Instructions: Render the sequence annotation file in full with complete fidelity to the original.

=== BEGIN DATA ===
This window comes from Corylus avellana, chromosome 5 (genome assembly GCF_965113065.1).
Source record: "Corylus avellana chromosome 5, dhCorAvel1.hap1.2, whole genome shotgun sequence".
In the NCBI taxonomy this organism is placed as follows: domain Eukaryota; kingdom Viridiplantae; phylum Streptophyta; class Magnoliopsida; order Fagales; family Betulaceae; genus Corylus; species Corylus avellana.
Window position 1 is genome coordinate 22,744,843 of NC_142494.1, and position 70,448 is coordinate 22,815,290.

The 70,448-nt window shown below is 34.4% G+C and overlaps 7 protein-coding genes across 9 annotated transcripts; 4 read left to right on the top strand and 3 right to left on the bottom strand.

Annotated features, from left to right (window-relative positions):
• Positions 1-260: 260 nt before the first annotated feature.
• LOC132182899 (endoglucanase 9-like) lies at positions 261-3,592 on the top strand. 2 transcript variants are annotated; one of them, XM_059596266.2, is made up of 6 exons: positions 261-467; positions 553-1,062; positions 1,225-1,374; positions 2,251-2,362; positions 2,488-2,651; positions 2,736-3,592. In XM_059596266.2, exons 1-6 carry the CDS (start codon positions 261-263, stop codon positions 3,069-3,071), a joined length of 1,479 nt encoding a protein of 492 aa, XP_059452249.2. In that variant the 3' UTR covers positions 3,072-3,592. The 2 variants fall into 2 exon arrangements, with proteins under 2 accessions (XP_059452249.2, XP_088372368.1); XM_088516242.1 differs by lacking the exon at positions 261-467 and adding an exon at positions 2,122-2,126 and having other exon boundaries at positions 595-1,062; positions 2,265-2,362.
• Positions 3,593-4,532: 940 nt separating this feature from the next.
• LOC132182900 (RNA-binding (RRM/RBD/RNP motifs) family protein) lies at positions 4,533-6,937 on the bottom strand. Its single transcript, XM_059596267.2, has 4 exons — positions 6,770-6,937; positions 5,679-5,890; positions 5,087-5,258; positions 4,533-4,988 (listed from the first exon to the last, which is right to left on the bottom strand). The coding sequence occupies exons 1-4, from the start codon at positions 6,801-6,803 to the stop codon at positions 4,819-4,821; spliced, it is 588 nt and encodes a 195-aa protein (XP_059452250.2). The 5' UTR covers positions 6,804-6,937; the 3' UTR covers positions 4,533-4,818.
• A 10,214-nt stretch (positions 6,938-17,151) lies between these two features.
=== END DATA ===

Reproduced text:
This window comes from Corylus avellana, chromosome 5 (genome assembly GCF_965113065.1).
Source record: "Corylus avellana chromosome 5, dhCorAvel1.hap1.2, whole genome shotgun sequence".
In the NCBI taxonomy this organism is placed as follows: domain Eukaryota; kingdom Viridiplantae; phylum Streptophyta; class Magnoliopsida; order Fagales; family Betulaceae; genus Corylus; species Corylus avellana.
Window position 1 is genome coordinate 22,744,843 of NC_142494.1, and position 70,448 is coordinate 22,815,290.

The 70,448-nt window shown below is 34.4% G+C and overlaps 7 protein-coding genes across 9 annotated transcripts; 4 read left to right on the top strand and 3 right to left on the bottom strand.

Annotated features, from left to right (window-relative positions):
• Positions 1-260: 260 nt before the first annotated feature.
• LOC132182899 (endoglucanase 9-like) lies at positions 261-3,592 on the top strand. 2 transcript variants are annotated; one of them, XM_059596266.2, is made up of 6 exons: positions 261-467; positions 553-1,062; positions 1,225-1,374; positions 2,251-2,362; positions 2,488-2,651; positions 2,736-3,592. In XM_059596266.2, exons 1-6 carry the CDS (start codon positions 261-263, stop codon positions 3,069-3,071), a joined length of 1,479 nt encoding a protein of 492 aa, XP_059452249.2. In that variant the 3' UTR covers positions 3,072-3,592. The 2 variants fall into 2 exon arrangements, with proteins under 2 accessions (XP_059452249.2, XP_088372368.1); XM_088516242.1 differs by lacking the exon at positions 261-467 and adding an exon at positions 2,122-2,126 and having other exon boundaries at positions 595-1,062; positions 2,265-2,362.
• Positions 3,593-4,532: 940 nt separating this feature from the next.
• LOC132182900 (RNA-binding (RRM/RBD/RNP motifs) family protein) lies at positions 4,533-6,937 on the bottom strand. Its single transcript, XM_059596267.2, has 4 exons — positions 6,770-6,937; positions 5,679-5,890; positions 5,087-5,258; positions 4,533-4,988 (listed from the first exon to the last, which is right to left on the bottom strand). The coding sequence occupies exons 1-4, from the start codon at positions 6,801-6,803 to the stop codon at positions 4,819-4,821; spliced, it is 588 nt and encodes a 195-aa protein (XP_059452250.2). The 5' UTR covers positions 6,804-6,937; the 3' UTR covers positions 4,533-4,818.
• A 10,214-nt stretch (positions 6,938-17,151) lies between these two features.